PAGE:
**Training set**— a subset to train a model.**Test set**— a subset to test the model.**Validation set**— a subset to validate the Test set results and reduce your chances of overfitting

Getting this task done with scikit-learn was very easy:

#### Features scaling

Feature scaling is a method used to standardize the range of independent variables or features of data. Most of ML algorithms are very sensitive to feature scaling, especially Stochastic Gradient Descent, so we needed to apply some normalization methods. Without normalization, our training could blow up with NaNs if the gradient update was too large.

In every model you create is always highly recommended to scale the data and figure out what is the impact of scaling your features in the model performance.

There are several feature scaling techniques, where min-max normalization is the simplest one.

Scikit-learn allows you to do this in a ver easy way:

#### Learning Algorithm: Stochastic Gradient Descent Regressor

Finally we were ready to run our learning algorithm. We applied a **Linear Model** to predict the number of crates given an order. **Linear models** describe a continuous response variable as a function of one or more predictor variables. They can help us to understand and predict the behavior of complex systems or analyze experimental data. **Linear regression** is a statistical method used to create a **linear model**.

Linear Regression general formula

where

*y*is the value we are trying to predict*m*is the slope of the line*x*is the value of the input feature*b*is the y-intercept

Linear Regression formula for Machine Learning

where

*y’*is the value we are trying to predict.**Number of crates.***b*is the bias (the*y-intercept*), sometimes referred to as*w_0**w_1*is the weight of the feature 1. Weight is the same concept as the “slope”*m*in the traditional equation of a line*x_1*is a feature, a known input.**Total Volume of the order**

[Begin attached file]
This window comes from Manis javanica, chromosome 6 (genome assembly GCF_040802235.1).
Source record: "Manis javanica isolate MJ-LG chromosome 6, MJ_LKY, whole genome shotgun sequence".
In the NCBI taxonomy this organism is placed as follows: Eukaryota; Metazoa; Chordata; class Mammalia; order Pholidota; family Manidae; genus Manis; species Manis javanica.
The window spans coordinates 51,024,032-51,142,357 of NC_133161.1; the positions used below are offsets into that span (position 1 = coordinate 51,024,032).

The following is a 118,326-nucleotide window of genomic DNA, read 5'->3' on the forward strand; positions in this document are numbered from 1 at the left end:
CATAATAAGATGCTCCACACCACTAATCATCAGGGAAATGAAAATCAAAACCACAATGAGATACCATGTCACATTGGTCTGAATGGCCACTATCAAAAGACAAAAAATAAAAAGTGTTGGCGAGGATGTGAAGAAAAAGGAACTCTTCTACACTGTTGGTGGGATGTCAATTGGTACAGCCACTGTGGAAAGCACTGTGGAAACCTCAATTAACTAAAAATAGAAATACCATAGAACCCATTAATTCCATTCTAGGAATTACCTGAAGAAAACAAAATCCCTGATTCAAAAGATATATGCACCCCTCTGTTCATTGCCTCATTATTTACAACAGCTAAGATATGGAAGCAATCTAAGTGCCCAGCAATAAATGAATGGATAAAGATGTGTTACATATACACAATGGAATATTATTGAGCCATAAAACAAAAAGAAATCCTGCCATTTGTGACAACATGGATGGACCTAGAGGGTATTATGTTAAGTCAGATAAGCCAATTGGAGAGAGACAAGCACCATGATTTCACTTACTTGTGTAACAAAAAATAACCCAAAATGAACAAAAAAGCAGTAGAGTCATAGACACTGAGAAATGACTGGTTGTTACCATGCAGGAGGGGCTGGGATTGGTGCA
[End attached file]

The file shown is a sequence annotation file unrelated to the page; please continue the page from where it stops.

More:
Running linear regressors using SGD with scikit-learn was very easy:

#### Benchmarking

We already had an algorithm up and running for cartonization, based on the order volume, so we made the decision to use this formula as a kind of naive predictor of the number of crates to set up a benchmark:

#### Evaluation

Once we got the model trained and the benchmark, we needed to evaluate the performance of our learning algorithm to compare the results with the heuristic that we were using as a benchmark. The metric selected were Mean Absolute Error (MAE), Root Mean Squared Error (RMSE) and Mean Squared Error (MSE).

Running this evaluation metrics using scikit learn was quite simple:

The evaluation metrics for the **benchmark** algorithm return the following results:

Mean Absolute Error:

**2.44 crates.**Root Mean Squared Error:

**2.82 crates**Mean Squared Error:

**7.96**

Plotting the prediction and actual data we get the following plot:

So, now we knew where the bar was and therefore, we were able to figure out if our ML based approach would be worthwhile or not.

For the **linear regressor** we got the following results:

Mean Absolute Error:

**1.16 crates**.Root Mean Squared Error:

**1.66 crates**Mean Squared Error:

**2.76**

We also can also plot how well match real values with the prediction

Plotting the prediction and actual data we get the following plot:

Results looks great!, since the error was much lower using the ML approach compare with the benchmark, which means that we were able to reduce the error of getting more crates than needed to prepare a given order.